Dear Acton Conservation Trust Members and Other Friends,
The following news and events may be of interest:
Thursday, February 17
Capturing Creatures: Wildlife Camera and Illustration Webinar
Conservation Restriction Program Manager for The Trustees, Sally Naser will share some of her wonderful images from cameras across the state. In addition, she’ll offer advice for the aspiring wildlife camera photographer, including what to look for in a camera, siting recommendations, and more. Pre-registration is required; Questions? Call 413-628-4485 x 6 or email email@example.com. Learn more and register here. Sponsored by Hilltown Land Trust, a regional land trust in Western MA
Thursday, February 17 and 24
7th Annual Mass Open Space Conference; Webinar 1: The Ecological Context of Your Community
12-1:30 PM Webinars; 1:35-2:20 PM Networking
Information and registration are available here.
This event is being collaboratively organized by the North Quabbin Regional landscape Partnership, Mount Grace Land Conservation Trust, Emerald Necklace Conservancy, and Green Cambridge. Funding for this event is provided by the MA Working Forest Initiative, in partnership with UMass-Amherst and MA Department of Conservation and Recreation.
Friday, February 18 – Monday, Feb. 21
The Great Backyard Bird Count
Birders of all experience are invited to come together to participate in the Great Backyard Bird Count. these efforts help scientists understand bird migratory patterns and populations. organized by the Cornell lab of ornithology, national Audubon Society, and Birds Canada this event brings the joy of bird watching to members of their organizations and beyond., If you are interested in participating you can learn more at birdcount.org
Monday, February 21
Groton Conservation Trust: Hike 4-5 miles and explore the Walker property, Fitch-Woods, and climb Chestnut Hill, Groton
Meet on Watson Way, Groton. This intermediate hike is a loop which offers woodland, ponds and open meadows. Spikes will be necessary. This event is free but registration is required. All are welcome! To register click here.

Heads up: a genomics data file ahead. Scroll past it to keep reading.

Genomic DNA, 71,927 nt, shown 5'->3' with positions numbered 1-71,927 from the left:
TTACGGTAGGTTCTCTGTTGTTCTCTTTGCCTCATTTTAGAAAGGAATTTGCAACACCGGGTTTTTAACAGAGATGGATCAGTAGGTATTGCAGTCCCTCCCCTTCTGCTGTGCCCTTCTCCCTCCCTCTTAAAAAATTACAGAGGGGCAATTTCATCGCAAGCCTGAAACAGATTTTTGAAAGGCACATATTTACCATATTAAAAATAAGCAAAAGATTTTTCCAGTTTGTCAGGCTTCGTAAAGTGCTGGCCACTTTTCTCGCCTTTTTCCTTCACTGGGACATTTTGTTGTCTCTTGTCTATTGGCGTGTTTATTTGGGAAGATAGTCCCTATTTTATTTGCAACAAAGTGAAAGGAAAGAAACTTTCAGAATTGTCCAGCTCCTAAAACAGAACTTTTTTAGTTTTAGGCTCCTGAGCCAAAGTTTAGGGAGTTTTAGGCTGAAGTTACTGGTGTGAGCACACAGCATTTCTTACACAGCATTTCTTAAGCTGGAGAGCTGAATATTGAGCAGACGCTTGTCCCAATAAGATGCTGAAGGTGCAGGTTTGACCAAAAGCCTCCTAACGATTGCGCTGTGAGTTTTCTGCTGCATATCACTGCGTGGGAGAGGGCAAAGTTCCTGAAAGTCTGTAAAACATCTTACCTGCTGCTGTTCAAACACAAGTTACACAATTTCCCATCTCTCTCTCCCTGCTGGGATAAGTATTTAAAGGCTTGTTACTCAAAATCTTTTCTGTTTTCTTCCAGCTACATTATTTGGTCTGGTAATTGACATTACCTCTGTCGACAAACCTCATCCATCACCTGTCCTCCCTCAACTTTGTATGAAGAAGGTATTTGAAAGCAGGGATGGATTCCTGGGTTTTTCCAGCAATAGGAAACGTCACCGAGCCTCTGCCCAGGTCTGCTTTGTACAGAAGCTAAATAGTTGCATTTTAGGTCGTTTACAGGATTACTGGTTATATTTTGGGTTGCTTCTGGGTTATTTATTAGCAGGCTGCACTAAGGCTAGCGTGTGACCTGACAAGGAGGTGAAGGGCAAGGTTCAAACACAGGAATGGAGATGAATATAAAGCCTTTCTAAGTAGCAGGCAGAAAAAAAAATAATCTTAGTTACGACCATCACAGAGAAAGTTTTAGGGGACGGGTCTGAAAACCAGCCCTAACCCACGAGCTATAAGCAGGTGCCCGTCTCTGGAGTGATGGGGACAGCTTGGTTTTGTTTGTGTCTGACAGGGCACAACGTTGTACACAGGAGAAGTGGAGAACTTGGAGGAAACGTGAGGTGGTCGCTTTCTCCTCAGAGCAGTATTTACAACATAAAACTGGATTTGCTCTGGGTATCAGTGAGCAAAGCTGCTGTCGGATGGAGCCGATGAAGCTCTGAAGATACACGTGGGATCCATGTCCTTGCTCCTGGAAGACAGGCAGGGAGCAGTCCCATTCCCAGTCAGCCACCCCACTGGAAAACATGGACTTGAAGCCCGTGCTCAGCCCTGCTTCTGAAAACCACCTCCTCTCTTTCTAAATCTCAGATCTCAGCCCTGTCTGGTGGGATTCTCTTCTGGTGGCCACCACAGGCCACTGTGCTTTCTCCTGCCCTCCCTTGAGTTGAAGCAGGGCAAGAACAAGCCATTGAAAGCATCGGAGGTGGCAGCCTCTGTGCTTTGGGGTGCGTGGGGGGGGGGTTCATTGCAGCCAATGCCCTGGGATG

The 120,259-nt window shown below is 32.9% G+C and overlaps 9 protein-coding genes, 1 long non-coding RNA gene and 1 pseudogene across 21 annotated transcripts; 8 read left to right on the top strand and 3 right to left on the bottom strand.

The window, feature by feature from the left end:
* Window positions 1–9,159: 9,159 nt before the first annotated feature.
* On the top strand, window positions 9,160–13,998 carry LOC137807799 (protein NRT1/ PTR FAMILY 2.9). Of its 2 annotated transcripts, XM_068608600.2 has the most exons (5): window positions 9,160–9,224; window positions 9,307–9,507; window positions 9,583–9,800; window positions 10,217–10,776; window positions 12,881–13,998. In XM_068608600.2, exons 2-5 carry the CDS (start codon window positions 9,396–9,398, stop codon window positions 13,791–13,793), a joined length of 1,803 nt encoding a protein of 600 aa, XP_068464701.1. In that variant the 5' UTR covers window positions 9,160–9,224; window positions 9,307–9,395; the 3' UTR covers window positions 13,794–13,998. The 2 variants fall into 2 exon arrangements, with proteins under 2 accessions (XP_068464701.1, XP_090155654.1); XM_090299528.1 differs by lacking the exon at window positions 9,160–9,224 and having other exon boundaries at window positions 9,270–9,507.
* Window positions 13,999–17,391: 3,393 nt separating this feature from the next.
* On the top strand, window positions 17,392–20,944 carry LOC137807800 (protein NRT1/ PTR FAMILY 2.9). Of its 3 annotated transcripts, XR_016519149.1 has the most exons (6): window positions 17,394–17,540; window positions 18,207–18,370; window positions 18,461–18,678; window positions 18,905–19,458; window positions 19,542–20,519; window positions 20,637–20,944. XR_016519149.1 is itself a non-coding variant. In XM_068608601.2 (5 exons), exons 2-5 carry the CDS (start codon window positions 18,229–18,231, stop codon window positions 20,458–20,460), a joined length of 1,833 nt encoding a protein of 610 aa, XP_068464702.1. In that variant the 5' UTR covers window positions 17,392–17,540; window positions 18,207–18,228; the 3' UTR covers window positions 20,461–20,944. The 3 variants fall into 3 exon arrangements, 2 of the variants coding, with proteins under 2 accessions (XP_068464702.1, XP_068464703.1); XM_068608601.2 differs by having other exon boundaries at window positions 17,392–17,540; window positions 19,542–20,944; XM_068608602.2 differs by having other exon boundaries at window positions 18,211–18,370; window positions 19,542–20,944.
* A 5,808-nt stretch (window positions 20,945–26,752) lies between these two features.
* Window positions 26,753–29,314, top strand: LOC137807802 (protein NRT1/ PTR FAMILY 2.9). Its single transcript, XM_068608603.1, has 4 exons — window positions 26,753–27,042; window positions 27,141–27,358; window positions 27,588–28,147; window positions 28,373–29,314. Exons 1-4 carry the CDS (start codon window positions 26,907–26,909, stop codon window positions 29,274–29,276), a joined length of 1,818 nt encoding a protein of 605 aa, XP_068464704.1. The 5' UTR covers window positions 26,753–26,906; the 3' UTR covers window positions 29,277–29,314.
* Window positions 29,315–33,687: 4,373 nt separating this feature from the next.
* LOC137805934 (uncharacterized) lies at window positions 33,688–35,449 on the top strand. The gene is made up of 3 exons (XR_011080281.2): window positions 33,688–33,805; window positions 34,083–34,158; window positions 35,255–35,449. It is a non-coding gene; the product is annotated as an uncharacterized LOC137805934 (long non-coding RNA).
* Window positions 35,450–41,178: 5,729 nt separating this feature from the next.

Wednesday, February 23
State of the Coast: Salt Marsh and Habitats
The Trustees are offering a free eight-week webinar series, Conservation in Action! Salt marshes are one of the most productive ecosystems on the planet, and these beautiful landscapes also protect our shorelines, provide habitat, and help preserve water quality. Salt marshes depend on their ability to migrate with rising sea levels. Some marshes may have a chance to migrate landward and survive where the absence of barriers and natural topography now. In this webinar we discuss options for restoring salt marshes, and models for managed retreat to protect these natural systems, which if healthy, can serve as natural buffers to storm surge and sea level rise. Register now at https://thetrustees.zoom.us/webinar/register/WN_tZ5DTVNRQEOVGReX_tsmQQ
Thursday, February 24
“Nature’s Best Hope” with Dr. Doug Tallamy, Professor of Entomology and Wildlife Ecology
Learn how your yard can help sustain the plants and animals that sustain us. Cost $15, for details and registration click here.
Saturday, February 26
Botany Story Slam
6-8 PM Live/virtual, Fee: $20 Members $24 Nonmembers